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P521 Pre-operative enteral nutrition in adults with Crohn’s disease: effect on gut microbiota and disease outcomes

M. P. Costa Santos*1, C. Palmela1, J. Torres1, A. Ferreira1, S. Velho1, L. Glória1, S. Ouro1, I. Gordo2, M. Cravo1

1Hospital Beatriz Ângelo, Loures, Portugal, 2Instituto Gulbenkian de Ciência, Lisboa, Portugal


Exclusive enteral nutrition (EEN) in Crohn’s disease (CD) can reduce disease activity and improve nutritional status before surgical resection. The mechanism of EEN action is unclear, but is proposed to involve profound modulation of the intestinal microbiota. The aim of this study was to evaluate the effect of pre-operative EEN in adults with complicated CD and surgical indication, namely changes in gut microbiota induced by EEN.


Prospective, non-randomised study including adults CD patients with surgical indication. Patients with body mass index < 18.5 kg/m2, weight loss > 10% and/or serum albumin < 3 g/dl received EEN for at least 2 weeks. The remaining went straight to surgery. The impact of EEN on Harvey–Bradshaw Index (HBI), C-reactive protein (CRP), serum albumin, faecal calprotectin, and faecal microbiota was analysed on admission, after EEN but before surgery, and 6 months later. We used 16S rRNA gene sequencing to determine changes in the faecal microbiota. Immediate postoperative outcomes, clinical and endoscopic recurrence 6 months after surgery were compared between the two groups (pre-operative EEN vs. direct surgery).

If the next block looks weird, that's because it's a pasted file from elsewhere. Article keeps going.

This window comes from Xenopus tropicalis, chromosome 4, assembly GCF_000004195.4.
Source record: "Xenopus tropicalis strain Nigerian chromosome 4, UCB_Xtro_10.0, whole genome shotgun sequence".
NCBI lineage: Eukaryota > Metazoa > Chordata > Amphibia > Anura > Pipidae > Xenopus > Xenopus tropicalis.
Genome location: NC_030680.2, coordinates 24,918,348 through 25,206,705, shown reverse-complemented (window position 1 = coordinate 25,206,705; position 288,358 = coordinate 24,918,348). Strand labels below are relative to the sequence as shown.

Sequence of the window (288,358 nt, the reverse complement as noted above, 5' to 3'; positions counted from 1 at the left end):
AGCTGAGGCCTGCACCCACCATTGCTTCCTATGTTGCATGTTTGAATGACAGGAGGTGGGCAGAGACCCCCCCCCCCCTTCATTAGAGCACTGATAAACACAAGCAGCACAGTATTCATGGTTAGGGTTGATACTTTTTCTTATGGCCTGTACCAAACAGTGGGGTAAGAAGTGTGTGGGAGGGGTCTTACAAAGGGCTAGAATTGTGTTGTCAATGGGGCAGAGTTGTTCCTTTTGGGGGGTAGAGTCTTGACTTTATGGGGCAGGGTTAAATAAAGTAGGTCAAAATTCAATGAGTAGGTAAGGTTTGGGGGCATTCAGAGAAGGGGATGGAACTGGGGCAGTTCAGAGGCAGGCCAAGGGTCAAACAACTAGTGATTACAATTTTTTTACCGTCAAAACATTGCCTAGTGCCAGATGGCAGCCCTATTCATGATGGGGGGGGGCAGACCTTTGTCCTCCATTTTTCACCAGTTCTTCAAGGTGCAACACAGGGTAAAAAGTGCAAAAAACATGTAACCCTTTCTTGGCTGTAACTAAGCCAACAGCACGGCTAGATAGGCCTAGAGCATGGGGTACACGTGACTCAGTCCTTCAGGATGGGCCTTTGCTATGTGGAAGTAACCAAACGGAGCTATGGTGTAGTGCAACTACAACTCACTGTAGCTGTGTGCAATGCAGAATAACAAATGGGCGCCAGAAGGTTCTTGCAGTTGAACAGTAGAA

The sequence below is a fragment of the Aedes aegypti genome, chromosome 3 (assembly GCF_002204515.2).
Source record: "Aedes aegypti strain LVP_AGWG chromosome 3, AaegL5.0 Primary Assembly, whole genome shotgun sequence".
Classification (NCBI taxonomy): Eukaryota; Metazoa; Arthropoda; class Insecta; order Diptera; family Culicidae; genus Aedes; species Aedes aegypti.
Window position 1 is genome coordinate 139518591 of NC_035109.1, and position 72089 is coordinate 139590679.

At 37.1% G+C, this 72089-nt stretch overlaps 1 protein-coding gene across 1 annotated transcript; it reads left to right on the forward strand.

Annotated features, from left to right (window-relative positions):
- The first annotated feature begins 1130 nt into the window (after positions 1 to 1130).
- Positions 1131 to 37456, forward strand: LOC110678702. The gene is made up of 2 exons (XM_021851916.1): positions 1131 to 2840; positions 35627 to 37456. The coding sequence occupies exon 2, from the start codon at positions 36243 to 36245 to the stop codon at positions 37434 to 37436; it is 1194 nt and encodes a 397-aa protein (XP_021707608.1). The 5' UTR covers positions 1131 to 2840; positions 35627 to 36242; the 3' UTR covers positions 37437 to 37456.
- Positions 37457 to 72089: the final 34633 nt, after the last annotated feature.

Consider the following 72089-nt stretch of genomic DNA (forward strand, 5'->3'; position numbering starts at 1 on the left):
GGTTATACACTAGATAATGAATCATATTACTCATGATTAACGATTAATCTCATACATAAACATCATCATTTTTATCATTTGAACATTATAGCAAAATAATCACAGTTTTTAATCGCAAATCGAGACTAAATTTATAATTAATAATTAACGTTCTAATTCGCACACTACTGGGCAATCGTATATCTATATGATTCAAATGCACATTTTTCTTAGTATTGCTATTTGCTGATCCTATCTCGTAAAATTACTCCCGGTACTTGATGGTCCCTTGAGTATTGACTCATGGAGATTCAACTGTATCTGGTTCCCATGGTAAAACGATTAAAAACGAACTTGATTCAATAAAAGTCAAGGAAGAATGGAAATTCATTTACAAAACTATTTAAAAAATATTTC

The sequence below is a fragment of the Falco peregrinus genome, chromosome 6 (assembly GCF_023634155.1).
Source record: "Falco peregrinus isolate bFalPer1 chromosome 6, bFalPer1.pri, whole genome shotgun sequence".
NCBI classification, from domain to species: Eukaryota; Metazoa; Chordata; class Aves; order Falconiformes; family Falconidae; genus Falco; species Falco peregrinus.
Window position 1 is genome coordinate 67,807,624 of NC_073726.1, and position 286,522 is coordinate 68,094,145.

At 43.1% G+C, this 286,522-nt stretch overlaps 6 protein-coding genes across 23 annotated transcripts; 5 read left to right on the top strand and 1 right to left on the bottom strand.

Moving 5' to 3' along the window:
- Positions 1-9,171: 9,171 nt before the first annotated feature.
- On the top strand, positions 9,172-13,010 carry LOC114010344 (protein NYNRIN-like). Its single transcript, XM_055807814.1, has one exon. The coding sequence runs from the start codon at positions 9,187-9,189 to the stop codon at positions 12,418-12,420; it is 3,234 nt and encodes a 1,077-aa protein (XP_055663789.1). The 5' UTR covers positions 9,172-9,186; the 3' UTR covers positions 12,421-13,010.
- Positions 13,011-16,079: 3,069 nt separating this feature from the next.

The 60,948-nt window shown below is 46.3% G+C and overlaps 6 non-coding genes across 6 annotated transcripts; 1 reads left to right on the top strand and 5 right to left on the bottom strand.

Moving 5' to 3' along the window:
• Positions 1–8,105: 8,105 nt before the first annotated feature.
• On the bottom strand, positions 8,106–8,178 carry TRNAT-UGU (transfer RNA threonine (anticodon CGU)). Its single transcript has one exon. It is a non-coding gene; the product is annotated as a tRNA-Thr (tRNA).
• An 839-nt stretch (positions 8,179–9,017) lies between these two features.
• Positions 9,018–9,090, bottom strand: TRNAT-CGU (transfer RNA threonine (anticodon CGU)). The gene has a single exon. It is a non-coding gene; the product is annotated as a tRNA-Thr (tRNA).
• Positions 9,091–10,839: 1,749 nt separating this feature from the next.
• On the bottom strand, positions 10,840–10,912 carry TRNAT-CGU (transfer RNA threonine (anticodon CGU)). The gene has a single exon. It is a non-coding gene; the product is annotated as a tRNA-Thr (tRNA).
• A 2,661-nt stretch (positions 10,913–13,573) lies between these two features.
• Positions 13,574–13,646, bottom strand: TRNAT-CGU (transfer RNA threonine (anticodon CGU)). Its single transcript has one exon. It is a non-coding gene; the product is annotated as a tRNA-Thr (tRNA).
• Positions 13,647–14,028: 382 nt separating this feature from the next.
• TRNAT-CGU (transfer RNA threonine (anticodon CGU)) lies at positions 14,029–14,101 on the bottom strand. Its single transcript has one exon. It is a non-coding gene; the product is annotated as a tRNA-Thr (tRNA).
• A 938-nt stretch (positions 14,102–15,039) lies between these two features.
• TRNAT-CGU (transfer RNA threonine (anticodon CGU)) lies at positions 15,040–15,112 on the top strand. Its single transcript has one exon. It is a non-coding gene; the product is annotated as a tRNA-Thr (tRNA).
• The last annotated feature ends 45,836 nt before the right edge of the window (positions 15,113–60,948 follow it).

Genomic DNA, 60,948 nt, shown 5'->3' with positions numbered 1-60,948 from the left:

Fifteen patients were included, 9 male, with a mean age of 45.4 ± 19.1 years. Of these, 10 received EEN and 5 underwent direct surgery. The mean duration of pre-operative EEN was 46 ± 24.5 days. During EEN there was a significant reduction in mean HBI (8.7 ± 1.9 vs. 4.1 ± 2.4, p = 0.001) and CRP (11.7 ± 10.3 vs. 0.8 ± 0.8 mg/dl, p = 0.008) and increase in albumin (3.1 ± 0.6 vs. 4.0 ± 0.6 g/dl p = 0.022). Immediately after EEN the overall microbial composition changed (PERMANOVA, 999 permutations, p = 0.046) and there were a significant reduction in α-diversity (8.04 ± 2.32 vs. 5.21 ± 1.54, p = 0.023). EEN significantly decreased the relative abundance of 21 OTUs. At the family level, we found this was mainly due to the decrease of Enterobacteriaceae (6 OTUs). Six months after surgery α-diversity increased, albeit not statistical significant; 9 OTUs increased: 4 OTUs belonged to Lachnospiraceae family and 3 to Enterobacteriaceae family. The incidence of postoperative complications and length of hospital stay were similar in both groups, as well as clinical and endoscopic recurrence rates 6 months after surgery.


Pre-operative EEN improved disease activity and nutritional status in patients with CD before surgery. During EEN overall microbial composition changed and α-diversity decreased. Despite being malnourished, patients submitted to EEN did not have increased postoperative morbidity when compared with well-nourished ones. In this study, EEN did not influence postoperative clinical and endoscopic recurrence.